The US government has sold the Iranian crude cargo seized from an Empire Navigation tanker seven months after a court order allowing the deal.
Documents filed in the US federal court in Washington DC show that the oil offloaded from the 159,000-dwt tanker Suez Rajan (built 2011) went to an unnamed buyer for a total of $83.4m.
The government spent more than $8.85m on the sale effort, according to the document filed by the office of US attorney Matthew Graves, the federal government’s top lawyer for the court.
That leaves almost $74.7m in net proceeds from the sale of the nearly 977,000 barrels.
An accounting document filed with the court showed the price was based on a weighted average of West Texas Intermediate crude oil futures price of $85.51 per barrel. The costs were made up of a quality and reconfiguration adjustment of $7.33m, as well as operational and risk deductions amounting to more than $1.52m.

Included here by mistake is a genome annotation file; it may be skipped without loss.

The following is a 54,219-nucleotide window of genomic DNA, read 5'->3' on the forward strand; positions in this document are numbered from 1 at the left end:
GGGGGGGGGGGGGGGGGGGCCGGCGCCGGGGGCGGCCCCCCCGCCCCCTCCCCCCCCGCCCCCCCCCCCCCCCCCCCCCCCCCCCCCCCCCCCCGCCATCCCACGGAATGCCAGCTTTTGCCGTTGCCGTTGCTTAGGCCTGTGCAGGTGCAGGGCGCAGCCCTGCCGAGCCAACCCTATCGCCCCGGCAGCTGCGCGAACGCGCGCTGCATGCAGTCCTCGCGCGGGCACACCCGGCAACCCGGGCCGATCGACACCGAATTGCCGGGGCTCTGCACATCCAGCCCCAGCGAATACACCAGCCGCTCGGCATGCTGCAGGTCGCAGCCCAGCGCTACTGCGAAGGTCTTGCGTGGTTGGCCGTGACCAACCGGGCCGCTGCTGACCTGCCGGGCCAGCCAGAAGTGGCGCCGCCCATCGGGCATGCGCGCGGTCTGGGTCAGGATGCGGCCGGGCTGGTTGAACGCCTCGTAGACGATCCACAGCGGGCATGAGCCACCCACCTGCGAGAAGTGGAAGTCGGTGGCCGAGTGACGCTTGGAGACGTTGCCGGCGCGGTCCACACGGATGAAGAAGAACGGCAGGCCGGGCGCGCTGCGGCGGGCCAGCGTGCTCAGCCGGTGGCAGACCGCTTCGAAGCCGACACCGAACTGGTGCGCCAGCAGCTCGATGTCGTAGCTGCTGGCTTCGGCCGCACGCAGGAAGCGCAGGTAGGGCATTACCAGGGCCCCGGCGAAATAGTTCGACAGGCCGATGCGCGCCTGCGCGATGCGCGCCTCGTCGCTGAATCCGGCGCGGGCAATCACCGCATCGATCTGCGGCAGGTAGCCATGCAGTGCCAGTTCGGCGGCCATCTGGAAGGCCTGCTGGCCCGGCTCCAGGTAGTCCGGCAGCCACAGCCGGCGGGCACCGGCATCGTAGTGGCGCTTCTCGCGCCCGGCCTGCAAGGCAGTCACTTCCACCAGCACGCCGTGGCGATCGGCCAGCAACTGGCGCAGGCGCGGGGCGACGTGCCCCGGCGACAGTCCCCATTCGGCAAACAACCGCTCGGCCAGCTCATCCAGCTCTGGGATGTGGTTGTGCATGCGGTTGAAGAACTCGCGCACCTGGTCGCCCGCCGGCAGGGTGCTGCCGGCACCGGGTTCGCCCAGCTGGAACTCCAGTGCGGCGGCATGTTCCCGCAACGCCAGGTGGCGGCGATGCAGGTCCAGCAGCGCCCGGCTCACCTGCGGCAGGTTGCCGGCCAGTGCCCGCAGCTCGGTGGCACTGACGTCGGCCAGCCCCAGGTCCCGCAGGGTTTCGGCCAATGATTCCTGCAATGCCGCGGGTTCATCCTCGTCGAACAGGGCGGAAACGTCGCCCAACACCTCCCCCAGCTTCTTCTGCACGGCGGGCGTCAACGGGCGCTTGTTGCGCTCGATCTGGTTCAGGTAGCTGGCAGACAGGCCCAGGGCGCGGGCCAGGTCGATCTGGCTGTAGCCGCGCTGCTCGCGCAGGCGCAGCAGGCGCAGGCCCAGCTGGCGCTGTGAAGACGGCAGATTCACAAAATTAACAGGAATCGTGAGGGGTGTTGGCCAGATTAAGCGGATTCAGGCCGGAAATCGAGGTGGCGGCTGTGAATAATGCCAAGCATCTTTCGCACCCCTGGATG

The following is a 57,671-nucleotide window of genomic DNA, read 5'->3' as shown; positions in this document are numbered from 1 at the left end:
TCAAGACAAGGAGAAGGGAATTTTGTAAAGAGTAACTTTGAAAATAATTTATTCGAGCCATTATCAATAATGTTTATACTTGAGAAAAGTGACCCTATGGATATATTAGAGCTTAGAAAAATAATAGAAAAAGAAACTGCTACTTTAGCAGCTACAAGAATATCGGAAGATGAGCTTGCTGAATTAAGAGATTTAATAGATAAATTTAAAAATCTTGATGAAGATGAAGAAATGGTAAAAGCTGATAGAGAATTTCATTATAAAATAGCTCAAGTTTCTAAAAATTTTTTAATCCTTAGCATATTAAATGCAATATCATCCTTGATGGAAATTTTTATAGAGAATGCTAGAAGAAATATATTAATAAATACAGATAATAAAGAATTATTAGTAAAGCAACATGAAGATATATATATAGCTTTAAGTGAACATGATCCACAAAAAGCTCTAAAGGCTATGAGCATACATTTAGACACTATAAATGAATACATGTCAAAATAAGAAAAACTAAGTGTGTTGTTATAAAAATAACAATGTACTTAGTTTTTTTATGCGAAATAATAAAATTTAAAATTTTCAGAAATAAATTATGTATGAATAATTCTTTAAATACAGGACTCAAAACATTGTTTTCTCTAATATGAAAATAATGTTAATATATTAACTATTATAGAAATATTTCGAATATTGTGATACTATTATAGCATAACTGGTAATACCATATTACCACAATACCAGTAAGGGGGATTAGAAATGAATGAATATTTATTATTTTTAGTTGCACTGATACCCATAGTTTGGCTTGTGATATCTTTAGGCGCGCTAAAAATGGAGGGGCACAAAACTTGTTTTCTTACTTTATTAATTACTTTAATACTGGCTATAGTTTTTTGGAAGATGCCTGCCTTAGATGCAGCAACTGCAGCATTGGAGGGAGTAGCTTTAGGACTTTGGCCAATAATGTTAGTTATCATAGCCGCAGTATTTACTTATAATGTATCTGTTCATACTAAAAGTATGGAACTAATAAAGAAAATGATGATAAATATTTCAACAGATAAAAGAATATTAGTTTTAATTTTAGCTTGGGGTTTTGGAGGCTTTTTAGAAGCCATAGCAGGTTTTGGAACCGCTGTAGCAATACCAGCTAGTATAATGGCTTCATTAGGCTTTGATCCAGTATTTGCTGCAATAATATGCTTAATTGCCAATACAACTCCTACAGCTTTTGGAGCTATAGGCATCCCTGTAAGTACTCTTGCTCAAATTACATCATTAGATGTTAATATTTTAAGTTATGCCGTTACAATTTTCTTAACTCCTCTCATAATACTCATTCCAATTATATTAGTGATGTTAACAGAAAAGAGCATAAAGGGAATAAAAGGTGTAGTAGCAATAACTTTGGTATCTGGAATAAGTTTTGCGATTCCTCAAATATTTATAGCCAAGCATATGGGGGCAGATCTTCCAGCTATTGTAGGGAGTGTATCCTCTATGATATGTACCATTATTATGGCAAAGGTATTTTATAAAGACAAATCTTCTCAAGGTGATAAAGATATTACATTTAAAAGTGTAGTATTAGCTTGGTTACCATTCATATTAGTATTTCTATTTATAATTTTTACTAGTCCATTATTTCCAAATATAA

The government will hold the cash in an interest-bearing account until legal proceedings are concluded.
The US Justice Department has said that it plans to deposit proceeds from the sale into the US Victims of State Sponsored Terrorism Fund.
The cargo was at the centre of a dispute over its Iranian origin that led to a legal battle that held up the ship for over a year off Singapore before US authorities seized it and brought it to Texas.
The tanker’s owner, Greece’s Empire, ultimately pleaded guilty to charges connected to a ship-to-ship transfer of the oil and agreed to pay a fine of $2.46m.
TradeWinds reported in October that that fine was satisfied by the expenses incurred by the Greek shipping company in cooperating with authorities.
The ship has been renamed St Nikolas.
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